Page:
NHL 22 Review - Screenshot 1 of 3

New console generations can prove rocky for sports franchises: performance issues, bugs, and a reduction in features are routinely guaranteed. Certainly, that's the fate that awaited EA's NHL series when it transitioned to the PlayStation 4 – after all, we still have nightmares about the abysmal NHL 15. Surprisingly, EA Vancouver has deked its way around this issue with NHL 22, and while the result isn’t an overwhelmingly new experience, it's refreshing to see the ice hockey sim remain on track.

The most significant thing to be aware of with the NHL franchise as it debuts on the PS5 is that all of the modes from NHL 21 are present and correct. This is even more significant when you consider that this year is finally the year NHL has switched over to the Frostbite engine, years later than EA’s other sports titles. You won’t notice too much from this change, but what is there is positive. The core gameplay experience remains unchanged, but things like ice surfaces and arena lighting are demonstrably better than in previous years. This engine switch does introduce some new texture bugs, though many of the lingering ones from previous seasons have been stamped out, making the trade something of a wash.

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Sadly, apart from the switch in engine, the list of new features is rather slim. The biggest gameplay change is the introduction of X-Factor abilities, brought over from Madden NFL. These X-Factors function like activated abilities for many of the best players in the league, but honestly, it doesn’t feel too impactful on the experience. While the abilities – of which there are a ton to pick from – aren’t quite as noticeable on full team modes, they do feel more significant when you play locked as a player in modes like Be a Pro or use your skater in World of CHEL.

The biggest problem is that while, yes, the X-Factors presented as abilities are new, the things they allow to occur on the rink were technically already a part of the experience. Moments that would previously have looked like flukes or been successes thanks to RNG now have names and animations attached to them. The overall result is still a net positive, as the presentation is massively improved by their presence, but X-Factors don’t feel nearly as game-changing as we were hoping they might be.

While there are a few smaller changes, that’s actually it for huge stuff. The small tweaks are all welcome, though, so they do bear mentioning. Roster sharing, while not available at launch, will return. This restores a feature not offered to the community for a long time, dating all the way back to the PS3. A brand new feature for the DualSense comes in the way of advanced rumble allowing you to feel the ice as you skate. The rumble seemingly changes with the condition of the ice too, allowing you to feel how worn down things can get by the end of a period. It’s a small thing, sure, but it’s a worthwhile one.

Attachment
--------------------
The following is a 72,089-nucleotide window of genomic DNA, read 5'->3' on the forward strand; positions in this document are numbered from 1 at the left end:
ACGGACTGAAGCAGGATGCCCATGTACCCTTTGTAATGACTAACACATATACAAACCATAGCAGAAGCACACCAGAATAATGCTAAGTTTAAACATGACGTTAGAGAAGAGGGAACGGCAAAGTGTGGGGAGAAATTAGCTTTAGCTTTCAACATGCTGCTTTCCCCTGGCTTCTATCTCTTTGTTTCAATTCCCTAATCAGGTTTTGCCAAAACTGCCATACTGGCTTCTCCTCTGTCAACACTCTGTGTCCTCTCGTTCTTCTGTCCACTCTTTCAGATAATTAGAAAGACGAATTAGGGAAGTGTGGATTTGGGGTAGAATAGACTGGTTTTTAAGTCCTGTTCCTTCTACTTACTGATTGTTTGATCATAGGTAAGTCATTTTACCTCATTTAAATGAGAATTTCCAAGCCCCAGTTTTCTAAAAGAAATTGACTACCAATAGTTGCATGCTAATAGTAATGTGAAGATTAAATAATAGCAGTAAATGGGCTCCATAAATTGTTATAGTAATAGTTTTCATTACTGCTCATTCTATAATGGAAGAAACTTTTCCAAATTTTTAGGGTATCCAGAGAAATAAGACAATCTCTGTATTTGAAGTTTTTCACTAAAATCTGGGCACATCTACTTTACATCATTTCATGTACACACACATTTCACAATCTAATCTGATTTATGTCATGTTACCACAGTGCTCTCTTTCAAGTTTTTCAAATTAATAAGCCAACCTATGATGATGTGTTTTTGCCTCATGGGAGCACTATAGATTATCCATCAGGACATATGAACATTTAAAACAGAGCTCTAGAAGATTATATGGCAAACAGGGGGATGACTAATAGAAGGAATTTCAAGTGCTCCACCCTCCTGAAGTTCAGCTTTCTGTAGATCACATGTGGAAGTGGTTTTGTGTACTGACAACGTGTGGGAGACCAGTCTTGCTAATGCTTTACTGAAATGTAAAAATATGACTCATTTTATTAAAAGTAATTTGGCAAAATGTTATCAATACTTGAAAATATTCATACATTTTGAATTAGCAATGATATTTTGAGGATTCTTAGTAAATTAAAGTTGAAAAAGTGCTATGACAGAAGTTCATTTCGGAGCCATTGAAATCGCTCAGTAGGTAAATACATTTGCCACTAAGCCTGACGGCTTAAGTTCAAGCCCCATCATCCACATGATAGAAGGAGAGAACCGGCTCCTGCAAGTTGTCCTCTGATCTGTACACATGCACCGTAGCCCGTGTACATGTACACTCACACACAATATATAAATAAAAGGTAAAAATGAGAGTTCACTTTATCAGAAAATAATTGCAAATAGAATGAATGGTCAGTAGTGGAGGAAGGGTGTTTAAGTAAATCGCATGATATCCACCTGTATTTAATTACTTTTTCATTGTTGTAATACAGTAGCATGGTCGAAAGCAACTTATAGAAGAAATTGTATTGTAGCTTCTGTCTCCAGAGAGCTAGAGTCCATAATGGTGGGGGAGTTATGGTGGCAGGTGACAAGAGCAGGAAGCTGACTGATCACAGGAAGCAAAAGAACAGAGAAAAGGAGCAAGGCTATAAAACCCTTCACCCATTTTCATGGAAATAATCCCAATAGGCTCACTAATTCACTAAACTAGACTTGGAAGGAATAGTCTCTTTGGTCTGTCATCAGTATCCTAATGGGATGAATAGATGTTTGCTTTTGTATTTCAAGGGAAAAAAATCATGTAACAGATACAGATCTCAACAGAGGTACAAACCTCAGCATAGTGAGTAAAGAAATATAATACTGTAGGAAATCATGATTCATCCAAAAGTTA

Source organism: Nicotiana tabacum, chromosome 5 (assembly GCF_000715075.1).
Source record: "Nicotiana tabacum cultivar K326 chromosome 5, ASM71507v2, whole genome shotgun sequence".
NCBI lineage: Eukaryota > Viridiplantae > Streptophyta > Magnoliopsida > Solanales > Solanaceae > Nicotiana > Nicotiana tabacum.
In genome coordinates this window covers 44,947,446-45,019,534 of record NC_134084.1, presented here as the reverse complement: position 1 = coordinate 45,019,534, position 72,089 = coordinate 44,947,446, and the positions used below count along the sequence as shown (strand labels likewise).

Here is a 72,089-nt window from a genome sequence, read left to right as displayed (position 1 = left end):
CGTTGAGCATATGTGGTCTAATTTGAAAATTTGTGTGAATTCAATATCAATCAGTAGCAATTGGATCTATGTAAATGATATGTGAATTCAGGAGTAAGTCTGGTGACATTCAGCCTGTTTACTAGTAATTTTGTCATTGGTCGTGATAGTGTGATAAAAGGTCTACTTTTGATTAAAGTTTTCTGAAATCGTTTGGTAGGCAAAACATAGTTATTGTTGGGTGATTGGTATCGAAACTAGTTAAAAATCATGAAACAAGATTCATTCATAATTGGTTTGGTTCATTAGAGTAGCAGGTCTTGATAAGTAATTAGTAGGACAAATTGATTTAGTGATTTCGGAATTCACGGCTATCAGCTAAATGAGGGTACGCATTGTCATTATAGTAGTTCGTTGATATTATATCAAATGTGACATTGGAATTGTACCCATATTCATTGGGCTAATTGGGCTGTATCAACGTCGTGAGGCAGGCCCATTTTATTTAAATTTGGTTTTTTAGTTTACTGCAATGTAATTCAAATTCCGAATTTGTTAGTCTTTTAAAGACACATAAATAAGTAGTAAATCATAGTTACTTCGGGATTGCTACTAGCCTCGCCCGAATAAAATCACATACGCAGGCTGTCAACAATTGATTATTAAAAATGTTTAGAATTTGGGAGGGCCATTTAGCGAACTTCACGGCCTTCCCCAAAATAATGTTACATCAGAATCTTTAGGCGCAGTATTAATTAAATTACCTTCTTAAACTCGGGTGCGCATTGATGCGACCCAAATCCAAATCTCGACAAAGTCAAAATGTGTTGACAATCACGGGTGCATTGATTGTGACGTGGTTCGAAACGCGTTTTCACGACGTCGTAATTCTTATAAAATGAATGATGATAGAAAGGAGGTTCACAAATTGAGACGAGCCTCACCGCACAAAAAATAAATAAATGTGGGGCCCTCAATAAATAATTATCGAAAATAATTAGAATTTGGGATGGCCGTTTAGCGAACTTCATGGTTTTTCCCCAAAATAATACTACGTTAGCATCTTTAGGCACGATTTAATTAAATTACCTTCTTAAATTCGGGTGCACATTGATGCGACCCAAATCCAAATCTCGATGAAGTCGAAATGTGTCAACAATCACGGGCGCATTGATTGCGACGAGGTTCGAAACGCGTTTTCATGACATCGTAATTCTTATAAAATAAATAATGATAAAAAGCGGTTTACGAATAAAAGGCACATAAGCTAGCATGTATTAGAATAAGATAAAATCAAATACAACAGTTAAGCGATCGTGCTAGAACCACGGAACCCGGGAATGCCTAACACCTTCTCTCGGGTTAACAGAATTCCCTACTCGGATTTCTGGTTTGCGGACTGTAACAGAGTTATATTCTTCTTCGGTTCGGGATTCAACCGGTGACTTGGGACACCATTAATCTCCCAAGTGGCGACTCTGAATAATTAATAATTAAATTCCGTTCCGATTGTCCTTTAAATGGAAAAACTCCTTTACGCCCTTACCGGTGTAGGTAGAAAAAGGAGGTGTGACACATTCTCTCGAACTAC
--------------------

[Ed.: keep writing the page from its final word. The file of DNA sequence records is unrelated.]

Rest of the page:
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The final noteworthy improvement pertains to stick physics. While in past years, sticks had a tendency to not behave themselves, this has finally been remedied. While the changes are largely in the animations, players no longer drag sticks through bodies like they’re corralling some spectral dissident of the hockey gods. Sticks move around players or collide with them as you would expect a piece of lumber to do. This further ties in with picking up the puck as well. Reaction times when it comes to making passes and controlling passes on the rush seem to have been dulled somewhat. In theory that sounds like a detractor, but we found it made the game quite a bit more fun: not every tape-to-tape pass is going to be cleanly controlled. All of this stands out in online modes and adds an unanticipated element of fun to the affair.

Unfortunately, steps to prevent cross-crease passing exploits seem to have gone backwards. Goalie responses appear to have been set back to a few years ago, when there was almost no point in doing anything else. Given that cross-crease frequency has felt under control the past few years, this is pretty disheartening to see, but something like that could be easily remedied with some slider adjustments. Fingers crossed.

Beyond these changes, everything else is either the same experience from years past – even HUT this year, which just has a new coat of paint and that’s it – or changed ever so slightly. Unfortunately, many of these alterations come with caveats. For example, on-ice graphics have replaced the list in previous instalments, but you’ll need to be a fast reader, as they often aren’t onscreen long enough. There’s a new team to mess around with in the Seattle Kraken, but there was clearly no consideration put into Be a Pro regarding them. For example, we were congratulated by reporters for setting the franchise assists record in our first game – with, er, 0. Menus are much faster, but the colour change has made much of the text harder to read. The list goes on and on.


NHL 22 surprises by making its debut on a new console without removing any of its modes, but those who played NHL 21 may find this version a little too familiar. X-Factors on paper should be a game-changer but are mostly underwhelming. The switch to Frostbite does massively improve the fidelity of the rink – even if character models still look downright demonic – but should that really be the biggest change to the game? The ultimate question is: can the price increase be justified on the PS5? And given how little really has changed from last year to this year, the answer has to be a “no”.